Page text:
If this isn’t true car culture at its best, I don’t know what is. For years I have been participating in the pilgrimage to the Daikoku Parking Area on the seventh of July, the unofficial celebration of the Mazda RX-7 – or rather everything and anything rotary related. But rather than doing my usual night coverage this time round, I thought I’d experience this massive meeting during the day. Since the seventh day of July fell on a Sunday this year…
… it meant that more people would be heading out earlier than past weekday meets. My assumption turned out to be right, because when I arrived in the middle of the afternoon – after having spent the first half of the day covering the JCCA Meeting at Tsukuba – the whole place was already jam-packed.
I spent hours strolling up and down the seemingly unending rows of parked RX-7s, taking it all in under the scorching summer sun…
…which eventually set behind the layers of stacked roads that circle the famous rest stop.
RX-7 owners must be a tightly-knit group because year in and year out they continue to organize what is without a doubt the biggest word of mouth gathering…
…with owners coming form pretty far away places to meet with fellow rotorheads. I even met an Australian RX-7 owner who flew to Japan just so he could check it out. Now that is dedication.
Being a weekend meant that there were all sorts of other cars mixed in, and as I will show you in the next post, this included some pretty interesting exotics too.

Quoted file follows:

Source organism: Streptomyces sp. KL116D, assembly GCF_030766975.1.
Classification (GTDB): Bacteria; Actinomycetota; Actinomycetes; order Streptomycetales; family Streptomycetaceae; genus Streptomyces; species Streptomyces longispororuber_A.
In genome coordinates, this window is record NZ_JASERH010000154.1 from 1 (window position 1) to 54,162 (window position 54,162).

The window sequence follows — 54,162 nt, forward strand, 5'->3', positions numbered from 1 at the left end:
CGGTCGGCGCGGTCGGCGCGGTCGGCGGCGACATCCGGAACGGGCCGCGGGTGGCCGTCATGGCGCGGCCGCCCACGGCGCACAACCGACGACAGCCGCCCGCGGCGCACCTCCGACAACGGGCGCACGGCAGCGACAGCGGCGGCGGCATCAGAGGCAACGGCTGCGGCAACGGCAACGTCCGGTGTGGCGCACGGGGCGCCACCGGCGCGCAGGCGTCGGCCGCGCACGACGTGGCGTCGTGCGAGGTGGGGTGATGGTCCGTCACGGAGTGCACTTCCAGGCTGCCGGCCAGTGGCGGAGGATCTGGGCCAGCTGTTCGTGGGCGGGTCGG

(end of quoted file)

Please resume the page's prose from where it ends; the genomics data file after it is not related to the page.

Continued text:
But all eyes were of course on the 7s, which thanks to the ease with which they can be transformed came in all flavors.
Seeing it’s really the rotary engine that links all these enthusiasts together, there were plenty of cool 8s to check out too…
…like this more stance-oriented example right here.
And the more I looked at all the cool RX-8s parked around, it was almost incredible to think that Mazda no longer builds rotaries. We can only hope this is temporary, as it’s a well known fact that down at the R&D facilities in Hiroshima, Mazda engineers are working on something for the future. Just seeing the enthusiasm for these cars, a rotary-powered sports car is a halo model that Mazda just can’t afford not to have!
For the time being, it’s obvious owners are really pampering their cars with cool new upgrades like the must-have Scoot hood…
…or going a little crazy on the engine side of things.
Among all the wild face conversions that are out there for the FD3S, I have to say Fujita Engineering’s TVR-look widebody kit is one of the nicest. Fit and finish is also very impressive. What do you guys prefer?
Maybe something more sedate?
Or something in the middle?
Whatever your answer may be, it still is pretty crazy just how much choice there is out there…
…and just how easy it is to build a unique-looking FD!
Don’t worry, however; if you are more into the FC I will have some cool cars to show you too. The older this generation of the RX-7 gets, the better it seems to look. Maybe it’s just me?
It’s also extremely humbling to see the support the Japanese enthusiasts give us in Japan: minasan arigatou!
Hopefully you guys will be happy to hear that to spice up this year’s 7’s Day celebrations…
… I will also be bringing you a look at the Mazda Tuning Festa that was held on Friday at Tsukuba circuit. It’s the first time I made it to this event, and I hope you’ll be as glad as I was with the result.
Even if it might be considered small by some standards, it was oozing with quality as well as the odd surprise. So get ready and prepare for some serious rotary fun this week!
Dino Dalle Carbonare